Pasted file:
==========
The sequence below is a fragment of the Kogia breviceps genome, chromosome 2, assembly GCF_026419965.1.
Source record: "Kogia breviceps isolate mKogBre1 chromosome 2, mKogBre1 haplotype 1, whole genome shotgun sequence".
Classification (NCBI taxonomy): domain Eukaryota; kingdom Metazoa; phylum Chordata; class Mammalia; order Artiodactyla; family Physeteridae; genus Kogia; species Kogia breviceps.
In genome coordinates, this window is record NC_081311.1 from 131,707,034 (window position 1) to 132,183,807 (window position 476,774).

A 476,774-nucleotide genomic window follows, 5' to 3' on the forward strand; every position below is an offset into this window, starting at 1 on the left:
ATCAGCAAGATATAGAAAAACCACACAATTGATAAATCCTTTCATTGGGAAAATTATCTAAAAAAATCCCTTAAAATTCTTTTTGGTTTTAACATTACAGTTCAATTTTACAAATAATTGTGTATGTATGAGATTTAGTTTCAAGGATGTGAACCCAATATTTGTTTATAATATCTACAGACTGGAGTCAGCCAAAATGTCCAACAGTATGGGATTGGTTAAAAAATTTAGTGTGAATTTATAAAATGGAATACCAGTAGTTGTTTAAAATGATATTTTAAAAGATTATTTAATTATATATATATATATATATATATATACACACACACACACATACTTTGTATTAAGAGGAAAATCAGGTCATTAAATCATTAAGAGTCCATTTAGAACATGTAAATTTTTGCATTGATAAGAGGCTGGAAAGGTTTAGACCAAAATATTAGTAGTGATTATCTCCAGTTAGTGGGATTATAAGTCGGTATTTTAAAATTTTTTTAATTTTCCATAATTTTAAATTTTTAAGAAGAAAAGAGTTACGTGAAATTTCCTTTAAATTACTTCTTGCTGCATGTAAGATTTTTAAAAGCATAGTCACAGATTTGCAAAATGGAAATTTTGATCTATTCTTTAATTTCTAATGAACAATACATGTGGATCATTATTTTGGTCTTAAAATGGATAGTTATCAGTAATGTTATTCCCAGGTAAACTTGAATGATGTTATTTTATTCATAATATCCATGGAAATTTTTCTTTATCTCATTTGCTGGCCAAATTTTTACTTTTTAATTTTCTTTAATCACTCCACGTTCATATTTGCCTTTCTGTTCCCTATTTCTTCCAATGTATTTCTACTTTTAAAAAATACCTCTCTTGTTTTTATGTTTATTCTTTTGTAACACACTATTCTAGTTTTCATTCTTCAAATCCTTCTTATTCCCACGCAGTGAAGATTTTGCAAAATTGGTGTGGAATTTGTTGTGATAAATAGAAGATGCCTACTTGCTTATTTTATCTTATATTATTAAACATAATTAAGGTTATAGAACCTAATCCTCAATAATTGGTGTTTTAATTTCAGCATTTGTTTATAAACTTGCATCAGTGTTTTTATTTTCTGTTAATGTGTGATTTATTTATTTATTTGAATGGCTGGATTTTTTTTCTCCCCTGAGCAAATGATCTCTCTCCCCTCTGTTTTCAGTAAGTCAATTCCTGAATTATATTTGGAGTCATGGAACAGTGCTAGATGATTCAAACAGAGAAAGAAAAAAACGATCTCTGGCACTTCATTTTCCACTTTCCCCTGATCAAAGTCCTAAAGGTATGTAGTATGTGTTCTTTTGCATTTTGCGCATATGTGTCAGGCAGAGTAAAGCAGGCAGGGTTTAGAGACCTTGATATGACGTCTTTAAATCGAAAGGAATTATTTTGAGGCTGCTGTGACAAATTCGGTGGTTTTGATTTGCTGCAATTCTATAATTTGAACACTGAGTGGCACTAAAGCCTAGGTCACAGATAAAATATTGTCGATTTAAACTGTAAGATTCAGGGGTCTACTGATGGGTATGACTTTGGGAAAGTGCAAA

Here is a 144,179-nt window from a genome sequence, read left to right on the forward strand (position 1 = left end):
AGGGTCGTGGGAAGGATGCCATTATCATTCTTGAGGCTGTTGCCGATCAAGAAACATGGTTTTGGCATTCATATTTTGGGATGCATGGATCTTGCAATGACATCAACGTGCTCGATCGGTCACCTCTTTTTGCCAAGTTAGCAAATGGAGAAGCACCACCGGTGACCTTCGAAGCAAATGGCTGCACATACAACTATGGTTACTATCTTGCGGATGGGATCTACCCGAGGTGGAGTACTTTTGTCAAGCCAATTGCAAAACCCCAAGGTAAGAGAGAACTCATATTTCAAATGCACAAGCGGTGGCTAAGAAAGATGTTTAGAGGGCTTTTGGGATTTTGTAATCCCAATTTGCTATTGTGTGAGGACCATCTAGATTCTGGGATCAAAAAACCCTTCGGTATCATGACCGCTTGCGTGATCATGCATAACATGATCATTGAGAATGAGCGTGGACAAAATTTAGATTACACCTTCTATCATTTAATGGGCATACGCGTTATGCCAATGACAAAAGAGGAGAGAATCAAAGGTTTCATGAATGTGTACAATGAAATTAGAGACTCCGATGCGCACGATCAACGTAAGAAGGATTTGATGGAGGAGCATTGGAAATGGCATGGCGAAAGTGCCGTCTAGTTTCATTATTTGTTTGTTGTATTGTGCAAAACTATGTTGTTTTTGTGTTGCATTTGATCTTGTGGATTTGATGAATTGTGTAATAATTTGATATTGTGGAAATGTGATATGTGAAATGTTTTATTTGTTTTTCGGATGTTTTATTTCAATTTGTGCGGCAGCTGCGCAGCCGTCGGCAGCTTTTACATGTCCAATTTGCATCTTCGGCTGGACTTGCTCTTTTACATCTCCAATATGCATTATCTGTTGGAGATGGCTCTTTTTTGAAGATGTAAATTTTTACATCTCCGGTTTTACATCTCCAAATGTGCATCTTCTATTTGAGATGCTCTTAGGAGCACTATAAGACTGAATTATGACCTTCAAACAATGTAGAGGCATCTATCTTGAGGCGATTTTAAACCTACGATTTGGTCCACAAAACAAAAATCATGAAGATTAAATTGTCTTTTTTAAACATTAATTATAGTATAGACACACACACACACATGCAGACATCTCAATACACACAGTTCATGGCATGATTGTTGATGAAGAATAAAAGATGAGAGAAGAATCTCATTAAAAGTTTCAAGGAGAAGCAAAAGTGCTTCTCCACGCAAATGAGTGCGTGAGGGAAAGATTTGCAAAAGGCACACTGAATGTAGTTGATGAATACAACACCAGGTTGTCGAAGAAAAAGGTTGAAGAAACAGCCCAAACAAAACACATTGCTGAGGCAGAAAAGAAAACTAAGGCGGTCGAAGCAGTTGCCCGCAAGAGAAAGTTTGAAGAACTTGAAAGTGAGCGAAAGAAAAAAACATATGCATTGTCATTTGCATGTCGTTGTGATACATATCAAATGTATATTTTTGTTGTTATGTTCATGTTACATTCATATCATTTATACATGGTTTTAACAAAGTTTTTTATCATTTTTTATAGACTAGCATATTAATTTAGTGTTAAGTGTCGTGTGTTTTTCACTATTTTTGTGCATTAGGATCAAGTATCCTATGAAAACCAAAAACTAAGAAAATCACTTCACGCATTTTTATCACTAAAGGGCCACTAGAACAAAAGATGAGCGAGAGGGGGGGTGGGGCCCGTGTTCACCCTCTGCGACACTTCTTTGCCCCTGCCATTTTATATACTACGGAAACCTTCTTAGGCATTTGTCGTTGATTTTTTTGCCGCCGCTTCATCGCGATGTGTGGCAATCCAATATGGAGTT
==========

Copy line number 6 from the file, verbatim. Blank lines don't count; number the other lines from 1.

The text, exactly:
ATCAGCAAGATATAGAAAAACCACACAATTGATAAATCCTTTCATTGGGAAAATTATCTAAAAAAATCCCTTAAAATTCTTTTTGGTTTTAACATTACAGTTCAATTTTACAAATAATTGTGTATGTATGAGATTTAGTTTCAAGGATGTGAACCCAATATTTGTTTATAATATCTACAGACTGGAGTCAGCCAAAATGTCCAACAGTATGGGATTGGTTAAAAAATTTAGTGTGAATTTATAAAATGGAATACCAGTAGTTGTTTAAAATGATATTTTAAAAGATTATTTAATTATATATATATATATATATATATATACACACACACACACATACTTTGTATTAAGAGGAAAATCAGGTCATTAAATCATTAAGAGTCCATTTAGAACATGTAAATTTTTGCATTGATAAGAGGCTGGAAAGGTTTAGACCAAAATATTAGTAGTGATTATCTCCAGTTAGTGGGATTATAAGTCGGTATTTTAAAATTTTTTTAATTTTCCATAATTTTAAATTTTTAAGAAGAAAAGAGTTACGTGAAATTTCCTTTAAATTACTTCTTGCTGCATGTAAGATTTTTAAAAGCATAGTCACAGATTTGCAAAATGGAAATTTTGATCTATTCTTTAATTTCTAATGAACAATACATGTGGATCATTATTTTGGTCTTAAAATGGATAGTTATCAGTAATGTTATTCCCAGGTAAACTTGAATGATGTTATTTTATTCATAATATCCATGGAAATTTTTCTTTATCTCATTTGCTGGCCAAATTTTTACTTTTTAATTTTCTTTAATCACTCCACGTTCATATTTGCCTTTCTGTTCCCTATTTCTTCCAATGTATTTCTACTTTTAAAAAATACCTCTCTTGTTTTTATGTTTATTCTTTTGTAACACACTATTCTAGTTTTCATTCTTCAAATCCTTCTTATTCCCACGCAGTGAAGATTTTGCAAAATTGGTGTGGAATTTGTTGTGATAAATAGAAGATGCCTACTTGCTTATTTTATCTTATATTATTAAACATAATTAAGGTTATAGAACCTAATCCTCAATAATTGGTGTTTTAATTTCAGCATTTGTTTATAAACTTGCATCAGTGTTTTTATTTTCTGTTAATGTGTGATTTATTTATTTATTTGAATGGCTGGATTTTTTTTCTCCCCTGAGCAAATGATCTCTCTCCCCTCTGTTTTCAGTAAGTCAATTCCTGAATTATATTTGGAGTCATGGAACAGTGCTAGATGATTCAAACAGAGAAAGAAAAAAACGATCTCTGGCACTTCATTTTCCACTTTCCCCTGATCAAAGTCCTAAAGGTATGTAGTATGTGTTCTTTTGCATTTTGCGCATATGTGTCAGGCAGAGTAAAGCAGGCAGGGTTTAGAGACCTTGATATGACGTCTTTAAATCGAAAGGAATTATTTTGAGGCTGCTGTGACAAATTCGGTGGTTTTGATTTGCTGCAATTCTATAATTTGAACACTGAGTGGCACTAAAGCCTAGGTCACAGATAAAATATTGTCGATTTAAACTGTAAGATTCAGGGGTCTACTGATGGGTATGACTTTGGGAAAGTGCAAA